NJDEP Rejects PennEast Pipeline Permit Application

Posted June 28, 2017

State Agency Also Declines Pipeline Company’s Request for Deadline Extension

FAR HILLS, NJ (June 28, 2017) — “By denying PennEast’s application and extension request, NJDEP held PennEast accountable to the law,” Tom Gilbert, campaign director for ReThink Energy NJ and New Jersey Conservation Foundation, said today.

Gilbert’s statement was in reaction to the New Jersey Department of Environmental Protection’s (NJDEP) response to PennEast’s attempt to prematurely seek two key permits for its pipeline project.

Today, NJDEP administratively closed the application and rejected PennEast’s request for an extension on its application deadline.

NJDEP asserted that the company did not secure necessary approvals from most landowners, much less submit the necessary survey data or analyses of adverse impacts to environmental resources.

“Holding PennEast to the letter of the law helps protect our water, land, and communities from the dangers of a pipeline whose owners just want to rush this project through,” said Jim Waltman, executive director, Stony Brook-Millstone Watershed Association. “We appreciate that NJDEP continues to hold PennEast accountable to the requirements of the applicable laws and regulations.”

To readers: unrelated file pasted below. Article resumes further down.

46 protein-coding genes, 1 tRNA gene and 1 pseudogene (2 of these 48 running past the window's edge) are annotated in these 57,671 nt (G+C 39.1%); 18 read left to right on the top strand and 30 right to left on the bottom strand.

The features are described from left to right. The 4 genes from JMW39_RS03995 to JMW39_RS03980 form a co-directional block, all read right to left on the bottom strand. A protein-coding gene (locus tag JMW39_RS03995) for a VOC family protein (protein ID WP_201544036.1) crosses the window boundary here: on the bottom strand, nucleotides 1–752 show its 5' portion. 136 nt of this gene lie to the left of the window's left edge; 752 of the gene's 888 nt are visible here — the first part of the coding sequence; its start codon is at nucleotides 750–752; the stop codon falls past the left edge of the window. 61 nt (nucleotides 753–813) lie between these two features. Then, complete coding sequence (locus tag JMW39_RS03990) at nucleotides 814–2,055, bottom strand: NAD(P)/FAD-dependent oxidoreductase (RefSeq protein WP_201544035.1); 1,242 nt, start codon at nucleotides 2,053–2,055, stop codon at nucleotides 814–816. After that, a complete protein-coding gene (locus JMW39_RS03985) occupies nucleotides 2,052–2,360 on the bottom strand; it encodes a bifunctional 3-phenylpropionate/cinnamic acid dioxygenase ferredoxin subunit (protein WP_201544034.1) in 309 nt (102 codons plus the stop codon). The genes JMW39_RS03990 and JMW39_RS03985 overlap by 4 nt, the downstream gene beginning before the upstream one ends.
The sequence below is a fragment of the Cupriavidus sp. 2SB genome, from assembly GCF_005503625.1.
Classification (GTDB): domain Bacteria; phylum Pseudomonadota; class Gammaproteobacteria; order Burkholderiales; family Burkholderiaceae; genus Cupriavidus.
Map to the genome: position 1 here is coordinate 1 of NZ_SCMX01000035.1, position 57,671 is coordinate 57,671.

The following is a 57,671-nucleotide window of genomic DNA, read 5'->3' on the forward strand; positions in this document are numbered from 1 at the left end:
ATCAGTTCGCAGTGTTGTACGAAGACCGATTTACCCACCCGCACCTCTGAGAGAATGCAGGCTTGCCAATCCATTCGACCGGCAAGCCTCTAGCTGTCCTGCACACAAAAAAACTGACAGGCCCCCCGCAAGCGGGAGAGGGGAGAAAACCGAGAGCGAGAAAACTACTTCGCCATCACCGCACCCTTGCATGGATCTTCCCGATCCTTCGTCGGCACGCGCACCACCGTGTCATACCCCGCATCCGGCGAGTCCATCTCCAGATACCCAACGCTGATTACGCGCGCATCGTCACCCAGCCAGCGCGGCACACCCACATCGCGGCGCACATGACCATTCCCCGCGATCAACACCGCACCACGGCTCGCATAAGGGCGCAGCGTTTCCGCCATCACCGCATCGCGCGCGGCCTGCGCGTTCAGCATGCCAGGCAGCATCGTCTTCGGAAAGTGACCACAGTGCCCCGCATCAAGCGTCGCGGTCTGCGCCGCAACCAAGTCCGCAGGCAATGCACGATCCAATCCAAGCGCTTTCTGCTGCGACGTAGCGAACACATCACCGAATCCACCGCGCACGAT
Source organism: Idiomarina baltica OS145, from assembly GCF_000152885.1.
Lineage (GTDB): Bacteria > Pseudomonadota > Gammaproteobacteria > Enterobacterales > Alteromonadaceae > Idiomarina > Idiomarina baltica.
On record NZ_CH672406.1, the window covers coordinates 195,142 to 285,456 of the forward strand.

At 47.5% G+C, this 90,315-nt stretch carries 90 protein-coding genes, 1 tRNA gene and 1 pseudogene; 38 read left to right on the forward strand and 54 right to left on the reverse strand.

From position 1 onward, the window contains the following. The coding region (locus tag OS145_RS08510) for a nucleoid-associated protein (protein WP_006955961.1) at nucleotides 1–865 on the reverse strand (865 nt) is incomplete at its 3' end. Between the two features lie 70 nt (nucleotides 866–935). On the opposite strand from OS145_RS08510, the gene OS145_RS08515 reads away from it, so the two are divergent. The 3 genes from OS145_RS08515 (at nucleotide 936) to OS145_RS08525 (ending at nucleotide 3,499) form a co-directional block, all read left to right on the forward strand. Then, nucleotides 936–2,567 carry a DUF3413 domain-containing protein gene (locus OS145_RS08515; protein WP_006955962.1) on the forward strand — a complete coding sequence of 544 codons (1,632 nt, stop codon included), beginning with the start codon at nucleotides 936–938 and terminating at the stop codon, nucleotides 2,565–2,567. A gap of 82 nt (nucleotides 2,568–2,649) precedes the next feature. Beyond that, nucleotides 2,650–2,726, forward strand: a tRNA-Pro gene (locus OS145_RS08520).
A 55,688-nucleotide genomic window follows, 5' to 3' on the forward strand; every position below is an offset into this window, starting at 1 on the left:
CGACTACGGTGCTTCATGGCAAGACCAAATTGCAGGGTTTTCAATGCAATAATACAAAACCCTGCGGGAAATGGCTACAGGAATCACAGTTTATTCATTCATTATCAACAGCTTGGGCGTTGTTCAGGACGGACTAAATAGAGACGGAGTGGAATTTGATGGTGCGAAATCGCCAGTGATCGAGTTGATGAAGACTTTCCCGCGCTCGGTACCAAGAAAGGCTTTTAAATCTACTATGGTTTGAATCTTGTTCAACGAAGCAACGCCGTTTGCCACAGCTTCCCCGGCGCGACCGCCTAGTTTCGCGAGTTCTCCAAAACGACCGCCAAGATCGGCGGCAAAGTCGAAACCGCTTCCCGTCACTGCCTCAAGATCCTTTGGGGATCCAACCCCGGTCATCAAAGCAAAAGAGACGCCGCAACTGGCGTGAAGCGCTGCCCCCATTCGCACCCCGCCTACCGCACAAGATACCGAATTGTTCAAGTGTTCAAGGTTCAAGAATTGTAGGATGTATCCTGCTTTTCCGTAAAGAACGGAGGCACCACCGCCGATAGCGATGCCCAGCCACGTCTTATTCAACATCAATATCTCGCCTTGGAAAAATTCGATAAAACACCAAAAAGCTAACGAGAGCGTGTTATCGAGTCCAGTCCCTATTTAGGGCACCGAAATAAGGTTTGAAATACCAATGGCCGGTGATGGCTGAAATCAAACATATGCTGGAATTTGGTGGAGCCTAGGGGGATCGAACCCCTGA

PennEast was seeking two key approvals from NJDEP: a Freshwater Wetlands Individual Permit and a Water Quality Certificate.

“NJDEP repeatedly warned PennEast not to apply for permits before doing all of its legally-required homework,” Gilbert added. “PennEast would cause irreparable harm to our land and water, and the health and safety of residents. New Jersey doesn’t owe PennEast any special treatment.”

“By declining PennEast’s illegal permit applications, NJDEP took an important step to protect exceptional New Jersey resources from this ill-conceived pipeline. DEP made it clear that FERC’s shoddy environmental review process does not replace NJDEP’s obligation to enforce its own laws,” said Jennifer Danis, senior staff attorney at Eastern Environmental Law Center.

Find NJDEP’s letter to PennEast here.

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